Understanding the weird error in thinking

Discussion in 'Recreational Math' started by James Harris, Oct 16, 2004.

  1. James Harris

    James Harris Guest

    Consider

    x^2 + 4x + 3 = (x+3)(x+1)

    where you have the unit 1 paired with 3, which, of course is not a
    unit.

    Now consider

    x^2 + Ax + 3 = (x + 3u_1)(x + u_2)

    where A is some integer other than 4 such that u_1 and u_2 are
    irrational, and u_1 u_2 = 1, but guess what?

    Both u_1 and u_2 cannot be algebraic integers.

    Now that's a specific that's forced upon them based on the definition
    of algebraic integers as roots of monic polynomials with integer
    coefficients.

    With

    x^2 + Ax + 3 = (x + 3u_1)(x + u_2)

    only u_2 can be such a root, so u_1 cannot be an algebraic integer.

    Mathematically that's what follows, but some people take a leap from
    there, and go from the proper conclusion that u_1 cannot be an
    algebraic integer, to the position that the unit case, easily seen
    with

    x^2 + 4x + 3 = (x+3)(x+1)

    has no corollary with irrationals!!!

    It's an assertion of a fundamental difference between rational and
    irrational numbers based on one simple thing: a particular number not
    being the root of a monic polynomial with integer coefficients.

    Once you get started on that path, it's easy to continue, as you can
    find algebraic integers 'b', and 'a', such that b/a = u_1, and find
    that 'a' is a factor within the ring of 3.

    So it seems simple, u_1 is some kind of fraction, right?

    Well, it *seems* simple enough, and people begin working from that
    apparent simplicity to complexity building what are today called the
    modern math tools, including those that Andrew Wiles used in his most
    famous work.

    The trouble is, the idea is easily proven to be wrong with some basic
    algebra.

    That is, the idea that because a particular irrational number cannot
    be an algebraic integer, you know something about the factors of that
    number, is just wrong.

    It makes sense then to not try to create an artificial grab-bag, like
    the ring of algebraic integers, and instead go down to the deeper
    principle, which is to consider a ring which includes integers where
    no integer is a factor of any other integer that it's not a factor of
    in the ring of integers.

    That is managed with two requirements:

    1. No rational unit other than 1 or -1 exists in the ring.

    2. No non-unit member of the ring is a factor of any two integers
    that are coprime in the ring of integers.

    Now then, with those requirements if you go back to

    x^2 + Ax + 3 = (x+3u_1)(x+u_2)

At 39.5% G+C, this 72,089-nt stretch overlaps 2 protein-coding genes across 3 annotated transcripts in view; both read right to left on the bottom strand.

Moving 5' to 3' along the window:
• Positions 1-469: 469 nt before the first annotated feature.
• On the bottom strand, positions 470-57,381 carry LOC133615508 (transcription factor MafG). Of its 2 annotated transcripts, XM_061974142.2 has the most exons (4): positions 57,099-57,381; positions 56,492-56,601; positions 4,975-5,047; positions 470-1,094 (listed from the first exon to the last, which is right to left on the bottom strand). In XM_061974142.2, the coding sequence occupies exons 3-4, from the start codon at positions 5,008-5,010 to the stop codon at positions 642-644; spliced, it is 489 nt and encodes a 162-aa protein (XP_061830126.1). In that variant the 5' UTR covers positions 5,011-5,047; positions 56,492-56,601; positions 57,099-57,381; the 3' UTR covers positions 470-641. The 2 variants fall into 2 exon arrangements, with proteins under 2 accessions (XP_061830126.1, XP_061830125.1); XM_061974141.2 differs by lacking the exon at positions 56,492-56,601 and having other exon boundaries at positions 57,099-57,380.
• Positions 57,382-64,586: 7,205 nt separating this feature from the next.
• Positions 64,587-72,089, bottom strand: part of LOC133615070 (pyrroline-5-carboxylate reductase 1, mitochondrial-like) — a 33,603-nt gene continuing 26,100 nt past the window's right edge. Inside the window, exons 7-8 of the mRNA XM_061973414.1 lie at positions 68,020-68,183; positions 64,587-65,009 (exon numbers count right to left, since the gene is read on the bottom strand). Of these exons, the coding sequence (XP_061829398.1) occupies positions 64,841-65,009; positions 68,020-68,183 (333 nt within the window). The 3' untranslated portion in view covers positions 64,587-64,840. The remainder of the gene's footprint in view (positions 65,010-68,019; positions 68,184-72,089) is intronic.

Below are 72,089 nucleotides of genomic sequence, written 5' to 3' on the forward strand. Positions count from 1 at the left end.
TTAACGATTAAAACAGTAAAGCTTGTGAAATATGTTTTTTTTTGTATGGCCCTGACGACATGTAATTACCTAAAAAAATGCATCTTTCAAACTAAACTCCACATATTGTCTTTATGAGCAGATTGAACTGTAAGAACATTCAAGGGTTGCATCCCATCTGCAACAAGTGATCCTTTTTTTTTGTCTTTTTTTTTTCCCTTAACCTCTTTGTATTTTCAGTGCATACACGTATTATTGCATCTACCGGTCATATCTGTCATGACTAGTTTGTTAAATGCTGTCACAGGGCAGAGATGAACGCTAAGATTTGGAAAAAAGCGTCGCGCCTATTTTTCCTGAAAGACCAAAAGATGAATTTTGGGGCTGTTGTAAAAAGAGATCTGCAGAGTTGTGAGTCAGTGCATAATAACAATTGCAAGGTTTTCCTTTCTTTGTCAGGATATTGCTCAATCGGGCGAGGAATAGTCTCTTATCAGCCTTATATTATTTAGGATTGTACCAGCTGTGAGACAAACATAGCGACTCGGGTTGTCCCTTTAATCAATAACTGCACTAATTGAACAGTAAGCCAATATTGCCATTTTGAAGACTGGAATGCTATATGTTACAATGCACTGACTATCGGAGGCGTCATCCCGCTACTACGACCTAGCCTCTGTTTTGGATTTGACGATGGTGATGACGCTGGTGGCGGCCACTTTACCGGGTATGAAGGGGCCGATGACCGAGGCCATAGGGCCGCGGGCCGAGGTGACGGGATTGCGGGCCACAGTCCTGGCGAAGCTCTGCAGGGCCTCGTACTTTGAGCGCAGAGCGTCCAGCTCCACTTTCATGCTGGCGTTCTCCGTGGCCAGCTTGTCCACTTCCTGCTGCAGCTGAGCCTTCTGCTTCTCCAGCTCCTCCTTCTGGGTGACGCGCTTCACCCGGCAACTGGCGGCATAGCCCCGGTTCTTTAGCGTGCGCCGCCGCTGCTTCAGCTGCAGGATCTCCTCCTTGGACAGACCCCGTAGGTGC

then u_1 and u_2 may both be in that ring depending on the value of A.

    Notice then they are units and the integer case

    x^2 + 4x + 3 = (x + 3)(x + 1)

    has an irrational corrollary.

    What makes the story here sad is that many people have put a lot of
    time and energy in the wrong idea, but mathematics is a hard
    discipline.

    None of that time and effort matters mathematically.

    So why is it a big deal?

    Well mathematics as a discipline is full of proud people who pride
    themselves on work and ideas they long have thought were correct.
    One of the more potent ideas within the math community itself is the
    belief in their own perfection that the foundations of mathematics are
    so well-worked that there are no errors in thinking.

    You might say, since that idea has been out there for so long that
    it's ironic that lurking within what math people teach is an error in
    thinking older than any of them today, as it has sat there for
    generations.

    Now, for a while, yeah, they'll fight it. But they'll eventually
    lose. Kids growing up today who've yet to learn the wrong way may
    through various means learn of this problem and when the old guard
    tries to teach them the wrong way--reject it and them.

    Intriguingly, there should be a rather steady decline in math students
    worldwide, which I'd think would follow a particular curve, like a
    power curve, until there's something that pushes that society to
    accept the truth.

    Like a precipitating event might be required. I don't know what that
    would be, but my guess is that it would have to be fairly huge.


    James Harris
     
    James Harris, Oct 16, 2004
    #1
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  2. If A is divisible by 3 in the ring of rational integers, then any
    ring containing u_1 also contains u_1(A/3 - u_1) = 1/3?
    So what? In general they can't both be objects.
    Oooh, a new long word!

    But I can't begin to guess what you think it means.
     
    John Roberts-Jones, Oct 16, 2004
    #2
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